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One of the most dangerous market myths is that the market always rises over time.
Believers in this myth would trot out historical charts that have been reconstructed from the middle of the 18th century. And sure enough, the long term trend marches inexorably upwards. Even drammatic market crashes like that of 1929, 1987 and the tech wreck of 2000 all become just little blips in this overall magical rising trend.
To many investors, this underscores the buy-and-hold strategy. Just buy-and-hold and the market will bring you a windfall eventually. Right?
Wrong. Unfortunately, this is a pure myth and simply untrue.
The truth is that it's market index always rises, and not the market. The market index rises because the index only includes winners. This is called survivor-bias. The components of the index change on a regular basis, when market conditions warrant.
The Australia's S&P ASX 200 index, for example, is rebalanced every quarter by Standard and Poors' who compiles the index. Just in the last quarter, three stocks were dropped from the index because they were the worst performers. They were replaced by three others which were better performers.
When losers are dropped and winners added, it's no wonder that the market (index) always rises. Even blue chip stocks can be cut out from the list if they fail to perform. Too bad if you happen to own them and plan to keep them for the long haul.
Japan's benchmark Nikkei Average has hitting 18-month highs in recent days, prompting market analysts to predict that the index would breach the 12,000 mark by the end of this month.
The short-term gyrations of Portuguese tinkering, Irish blarney, Italian bluster, Greek debt and the care-free Spanish (PIIGS) have a cumulative impact of the euro-dollar relationship.
The weekly euro-dollar chart gives a better view of the strategic perspective. Against this chart we must also balance the degree to which the greenback's strength, as shown on the U.S. dollar index, is increasing the pressure on the euro as distinct from pressure applied by the Euro zone PIIGS.
A simple analysis of the Euro-Dollar chart has these features.
Oil prices are poised to rise higher, but be ready to stomach volatility. An analysis of the its weekly chart shows the development of a broad upward sloping trading channel , in chart speak, which confirms this trend.
Oil prices, like most markets, rebounded strongly last year, in tandem with the global economic recovery. Towards the middle of 2009, however, while other key markets began to lose momentum and develop a trading band pattern, oil continued with its upwards climb within a trading channel.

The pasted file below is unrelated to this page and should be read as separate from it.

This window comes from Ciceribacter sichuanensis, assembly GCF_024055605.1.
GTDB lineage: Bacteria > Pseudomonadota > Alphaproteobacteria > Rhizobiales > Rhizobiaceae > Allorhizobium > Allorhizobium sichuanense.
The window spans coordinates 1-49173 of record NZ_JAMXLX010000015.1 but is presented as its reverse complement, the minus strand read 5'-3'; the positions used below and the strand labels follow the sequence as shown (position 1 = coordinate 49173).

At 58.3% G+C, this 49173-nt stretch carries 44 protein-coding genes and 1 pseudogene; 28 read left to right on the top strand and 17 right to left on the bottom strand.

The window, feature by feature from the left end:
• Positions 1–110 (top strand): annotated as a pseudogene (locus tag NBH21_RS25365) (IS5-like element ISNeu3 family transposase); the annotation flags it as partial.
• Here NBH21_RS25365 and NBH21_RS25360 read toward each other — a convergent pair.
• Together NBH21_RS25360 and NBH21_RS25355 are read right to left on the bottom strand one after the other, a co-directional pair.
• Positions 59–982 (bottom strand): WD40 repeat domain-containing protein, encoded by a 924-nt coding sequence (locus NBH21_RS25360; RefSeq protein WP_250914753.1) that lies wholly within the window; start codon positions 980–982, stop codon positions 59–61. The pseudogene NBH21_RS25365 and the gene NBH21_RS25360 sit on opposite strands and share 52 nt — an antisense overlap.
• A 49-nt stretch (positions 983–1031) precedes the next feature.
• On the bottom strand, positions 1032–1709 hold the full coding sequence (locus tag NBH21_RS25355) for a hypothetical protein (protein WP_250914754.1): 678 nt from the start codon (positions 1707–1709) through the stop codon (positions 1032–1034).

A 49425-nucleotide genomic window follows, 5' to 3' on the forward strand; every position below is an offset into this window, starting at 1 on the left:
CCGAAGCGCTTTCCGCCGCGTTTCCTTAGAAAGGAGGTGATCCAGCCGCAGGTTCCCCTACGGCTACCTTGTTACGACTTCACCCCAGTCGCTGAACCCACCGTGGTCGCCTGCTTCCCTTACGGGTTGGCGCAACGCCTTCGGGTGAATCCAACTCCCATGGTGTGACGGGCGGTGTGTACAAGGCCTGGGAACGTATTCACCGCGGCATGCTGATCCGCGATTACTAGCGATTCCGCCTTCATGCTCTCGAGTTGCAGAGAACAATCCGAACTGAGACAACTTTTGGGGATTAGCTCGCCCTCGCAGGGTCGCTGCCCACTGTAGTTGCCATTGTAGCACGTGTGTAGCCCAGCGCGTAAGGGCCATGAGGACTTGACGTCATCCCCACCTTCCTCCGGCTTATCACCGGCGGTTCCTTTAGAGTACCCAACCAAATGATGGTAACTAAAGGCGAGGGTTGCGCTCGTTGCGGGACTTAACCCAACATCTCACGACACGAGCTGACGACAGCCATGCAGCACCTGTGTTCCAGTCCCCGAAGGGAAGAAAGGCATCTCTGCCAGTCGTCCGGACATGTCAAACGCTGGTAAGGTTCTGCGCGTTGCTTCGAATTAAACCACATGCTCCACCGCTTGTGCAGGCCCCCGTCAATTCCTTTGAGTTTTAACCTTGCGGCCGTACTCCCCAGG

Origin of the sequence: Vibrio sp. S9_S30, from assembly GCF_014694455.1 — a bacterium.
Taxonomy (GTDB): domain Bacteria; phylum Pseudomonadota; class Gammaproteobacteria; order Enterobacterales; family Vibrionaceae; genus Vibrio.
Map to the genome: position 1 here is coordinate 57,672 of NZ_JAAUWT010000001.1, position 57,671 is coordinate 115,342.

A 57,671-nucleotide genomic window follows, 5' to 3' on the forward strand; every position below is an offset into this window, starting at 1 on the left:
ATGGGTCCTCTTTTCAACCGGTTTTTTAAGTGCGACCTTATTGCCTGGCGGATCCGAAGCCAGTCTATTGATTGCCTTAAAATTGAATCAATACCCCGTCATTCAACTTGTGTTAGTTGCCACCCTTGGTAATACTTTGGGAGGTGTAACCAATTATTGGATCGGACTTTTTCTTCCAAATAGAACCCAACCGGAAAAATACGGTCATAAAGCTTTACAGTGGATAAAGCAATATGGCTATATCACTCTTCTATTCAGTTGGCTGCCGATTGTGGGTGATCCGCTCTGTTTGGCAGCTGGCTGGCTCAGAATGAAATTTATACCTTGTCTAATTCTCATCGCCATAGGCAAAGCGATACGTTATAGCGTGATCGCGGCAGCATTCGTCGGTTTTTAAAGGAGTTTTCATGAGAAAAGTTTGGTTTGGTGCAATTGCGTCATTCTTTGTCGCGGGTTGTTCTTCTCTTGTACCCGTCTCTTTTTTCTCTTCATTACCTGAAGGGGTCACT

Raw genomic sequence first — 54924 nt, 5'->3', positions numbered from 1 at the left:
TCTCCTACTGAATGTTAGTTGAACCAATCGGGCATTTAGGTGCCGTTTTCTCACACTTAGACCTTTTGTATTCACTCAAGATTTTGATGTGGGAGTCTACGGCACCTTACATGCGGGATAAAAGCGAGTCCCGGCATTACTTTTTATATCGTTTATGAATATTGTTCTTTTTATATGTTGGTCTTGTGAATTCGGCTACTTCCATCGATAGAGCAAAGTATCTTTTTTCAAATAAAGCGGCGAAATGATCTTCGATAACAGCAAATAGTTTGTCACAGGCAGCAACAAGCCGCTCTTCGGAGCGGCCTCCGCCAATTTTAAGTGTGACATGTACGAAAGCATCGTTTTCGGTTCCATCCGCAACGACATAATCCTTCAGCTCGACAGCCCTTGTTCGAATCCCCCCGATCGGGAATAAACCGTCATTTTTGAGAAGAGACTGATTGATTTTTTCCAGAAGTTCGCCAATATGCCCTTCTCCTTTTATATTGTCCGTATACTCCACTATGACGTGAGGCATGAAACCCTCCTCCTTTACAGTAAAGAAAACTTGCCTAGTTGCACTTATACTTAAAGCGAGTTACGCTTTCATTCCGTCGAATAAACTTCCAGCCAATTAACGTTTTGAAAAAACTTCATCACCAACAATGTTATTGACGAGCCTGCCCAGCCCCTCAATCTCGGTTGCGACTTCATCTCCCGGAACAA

There are several important features in its chart which underscores the commodity's bullish trend.
Cathay Pacific's posted its best six-month profit in two years on Wednesday, sending its shares up more than 3 percent.
While it's easy to attribute the Hong Kong flagship carrier's recent stock gains to its improving earnings, a closer look at the firm's stock chart shows a broad cruising pattern that's unlikey to be significantly altered by earnings releases.
Markets start to incorporate news when it's just rumor and the information is quickly built into the price behavior.
This makes stock prices best summary of all the information that is known, guessed at, speculated about and suspected. However, this doesn't mean the price is absolutely 'correct' as it combines intelligence and ignorance, both of which are not always in equal measure.
Which, in a roundabout way, brings us back our chart focus of this week: Hong Kong-listed HSBC. The chart shows four technical features, all of which anticipated the bank's disappointing earnings report on Monday.
In the world of stock analysis, fundamental and technical analysis are on completely opposite sides of the spectrum.
Fundamental analysis is a method of evaluating securities by attempting to measure the intrinsic value of a stock, which means the study of everything from the overall economy and industry conditions to the financial condition and management of companies.
Earnings reports give a good idea of what the past looked like, and perhaps guidance to how the future may develop. For investors and traders the important question is related to the degree of room for future growth.
The question they ask is: what is the upside? When we compare the charts of Dell and Hewlett-Packard there are two very different answers.
Nintendo's earnings have held up relatively well given the damage Japanese companies have suffered from the financial crisis and the strengthening yen.
While the video game maker posted a 41% fall in its 9-month profit, it's still keeping its full-year operating forecast and raised its software sales target for its Wii console for the year ending March 2010.
Nintendo shares, however, haven't done so well. While the stock has rebounded in recent weeks, it's still lost about a sixth of its value over the past year, in contrast to the overall technology sector, which made a spectacular recovery in 2009 in tandem with the global economic recovery.
So what happened here?
The weekly chart of the Australian listing for Rio Tinto shows this has been a remarkably simple trend trade starting in December 2008 with the trend confirmed in March 2009.
There are times in the market when nothing more complicated than a twenty cent plastic ruler is required for making good money – or in more modern times, a simple charting software package and a straight edge trend line .
Daryl Guppy is an independent technical analyst who appears frequently on CNBC Asia.